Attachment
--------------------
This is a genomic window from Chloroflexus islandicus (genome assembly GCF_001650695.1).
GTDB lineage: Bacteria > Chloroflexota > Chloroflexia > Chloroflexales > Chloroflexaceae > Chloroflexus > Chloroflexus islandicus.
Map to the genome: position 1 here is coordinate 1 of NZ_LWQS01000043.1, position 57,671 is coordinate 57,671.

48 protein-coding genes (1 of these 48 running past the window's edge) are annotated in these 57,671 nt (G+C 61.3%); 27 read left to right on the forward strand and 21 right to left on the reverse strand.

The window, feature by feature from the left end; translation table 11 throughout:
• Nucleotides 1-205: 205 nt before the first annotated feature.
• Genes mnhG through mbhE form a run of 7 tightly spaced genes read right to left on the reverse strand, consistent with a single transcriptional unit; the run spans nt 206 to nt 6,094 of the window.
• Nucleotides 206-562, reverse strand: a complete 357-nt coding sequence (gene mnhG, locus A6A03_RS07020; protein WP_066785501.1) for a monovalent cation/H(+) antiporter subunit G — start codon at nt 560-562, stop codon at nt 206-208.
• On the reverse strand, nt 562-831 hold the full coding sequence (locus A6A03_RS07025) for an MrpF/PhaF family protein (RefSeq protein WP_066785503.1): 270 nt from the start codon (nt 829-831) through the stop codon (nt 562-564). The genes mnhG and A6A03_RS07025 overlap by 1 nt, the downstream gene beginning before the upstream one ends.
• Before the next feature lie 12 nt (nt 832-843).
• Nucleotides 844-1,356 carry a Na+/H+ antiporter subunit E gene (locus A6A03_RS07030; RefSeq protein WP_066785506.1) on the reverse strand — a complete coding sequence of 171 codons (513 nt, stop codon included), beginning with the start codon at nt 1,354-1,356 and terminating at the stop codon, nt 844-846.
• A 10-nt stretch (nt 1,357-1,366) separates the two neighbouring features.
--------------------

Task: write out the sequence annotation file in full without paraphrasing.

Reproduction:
This is a genomic window from Chloroflexus islandicus (genome assembly GCF_001650695.1).
GTDB lineage: Bacteria > Chloroflexota > Chloroflexia > Chloroflexales > Chloroflexaceae > Chloroflexus > Chloroflexus islandicus.
Map to the genome: position 1 here is coordinate 1 of NZ_LWQS01000043.1, position 57,671 is coordinate 57,671.

48 protein-coding genes (1 of these 48 running past the window's edge) are annotated in these 57,671 nt (G+C 61.3%); 27 read left to right on the forward strand and 21 right to left on the reverse strand.

The window, feature by feature from the left end; translation table 11 throughout:
• Nucleotides 1-205: 205 nt before the first annotated feature.
• Genes mnhG through mbhE form a run of 7 tightly spaced genes read right to left on the reverse strand, consistent with a single transcriptional unit; the run spans nt 206 to nt 6,094 of the window.
• Nucleotides 206-562, reverse strand: a complete 357-nt coding sequence (gene mnhG, locus A6A03_RS07020; protein WP_066785501.1) for a monovalent cation/H(+) antiporter subunit G — start codon at nt 560-562, stop codon at nt 206-208.
• On the reverse strand, nt 562-831 hold the full coding sequence (locus A6A03_RS07025) for an MrpF/PhaF family protein (RefSeq protein WP_066785503.1): 270 nt from the start codon (nt 829-831) through the stop codon (nt 562-564). The genes mnhG and A6A03_RS07025 overlap by 1 nt, the downstream gene beginning before the upstream one ends.
• Before the next feature lie 12 nt (nt 832-843).
• Nucleotides 844-1,356 carry a Na+/H+ antiporter subunit E gene (locus A6A03_RS07030; RefSeq protein WP_066785506.1) on the reverse strand — a complete coding sequence of 171 codons (513 nt, stop codon included), beginning with the start codon at nt 1,354-1,356 and terminating at the stop codon, nt 844-846.
• A 10-nt stretch (nt 1,357-1,366) separates the two neighbouring features.